Transport for London has a remarkable span of jurisdiction over transportation in the city—allowing TFL to pursue innovative projects with a relative degree of ease.
Ben Plowden, Surface Transport Director of Strategy and Planning at TFL, elaborated on initiatives for the road network and Thames River in an interview with The Planning Report.
Plowden delves into his experience negotiating between a mix of stakeholders, highlighting efforts to prioritize livability on London streets:
"The real challenge for us is trying to work out the optimal use of the road network overall, and of a particular location at a particular time of day, for the social and economic health of the city. We did a very important piece of work with the key road stakeholders about 18 months ago called the Roads Task Force. At the mayor’s request, we brought all of the people who normally talk to us bilaterally—all of the different lobbies—and underwent a process to come up with a solution for managing and operating the network. That hadn’t been done before! It produced a very interesting conversation. People left the room still thinking their interest should come first, but at least understanding that there are multiple users of the network."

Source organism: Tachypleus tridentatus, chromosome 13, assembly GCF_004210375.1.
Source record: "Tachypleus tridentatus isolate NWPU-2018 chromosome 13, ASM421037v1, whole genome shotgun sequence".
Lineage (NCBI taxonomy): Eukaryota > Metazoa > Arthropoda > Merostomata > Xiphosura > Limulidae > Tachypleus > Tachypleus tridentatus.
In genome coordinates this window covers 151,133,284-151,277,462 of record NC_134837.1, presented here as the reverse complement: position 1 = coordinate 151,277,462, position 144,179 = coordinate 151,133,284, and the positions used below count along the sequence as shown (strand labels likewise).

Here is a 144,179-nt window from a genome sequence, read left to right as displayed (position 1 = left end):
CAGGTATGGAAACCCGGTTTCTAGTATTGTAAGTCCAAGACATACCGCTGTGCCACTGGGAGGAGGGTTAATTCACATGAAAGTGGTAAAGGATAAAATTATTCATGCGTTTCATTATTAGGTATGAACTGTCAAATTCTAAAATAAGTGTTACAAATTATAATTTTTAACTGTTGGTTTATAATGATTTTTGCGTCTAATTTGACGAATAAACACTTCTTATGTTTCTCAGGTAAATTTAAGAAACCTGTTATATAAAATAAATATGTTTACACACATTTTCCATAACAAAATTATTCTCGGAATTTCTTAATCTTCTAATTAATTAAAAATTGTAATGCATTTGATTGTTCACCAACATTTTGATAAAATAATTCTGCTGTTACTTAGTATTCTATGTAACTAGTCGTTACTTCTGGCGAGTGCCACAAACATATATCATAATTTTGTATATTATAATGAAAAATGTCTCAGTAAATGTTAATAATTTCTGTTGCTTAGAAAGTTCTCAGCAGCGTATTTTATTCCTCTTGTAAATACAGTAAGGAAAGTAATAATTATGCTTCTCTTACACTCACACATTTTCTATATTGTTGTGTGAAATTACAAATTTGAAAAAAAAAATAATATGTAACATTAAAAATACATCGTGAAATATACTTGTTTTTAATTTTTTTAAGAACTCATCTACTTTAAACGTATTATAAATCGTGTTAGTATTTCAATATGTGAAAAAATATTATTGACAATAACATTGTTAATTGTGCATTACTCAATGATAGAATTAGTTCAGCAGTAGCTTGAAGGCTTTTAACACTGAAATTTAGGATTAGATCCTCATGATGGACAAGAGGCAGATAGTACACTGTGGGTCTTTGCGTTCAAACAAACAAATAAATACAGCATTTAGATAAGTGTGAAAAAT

Plowden also elaborates on Mayor Boris Johnson's ability to influence land-use decisions, and how those choices can lead to strategic changes in the transit and road networks:
"To support growth in existing areas and particularly growth in East London and outer London, where the land is, he can direct the activity and the spend by determining where capital investment goes and where operational service goes... The Greater London government was very keen to develop [the Docklands] out to the major financial and growth area. The Canary Wharf Group began the process of developing out Canary Wharf. Initially people got in and out of Canary Wharf primarily through the Docklands Light Railway, along with one main road that connects the City to the Docklands. The DLR was clearly not going to be adequate to sustain the amount of growth planned. So we built the extension of the Jubilee Line out to Canary Wharf and all the way to Stratford, where the Olympics took place subsequently. That unlocked that whole development."
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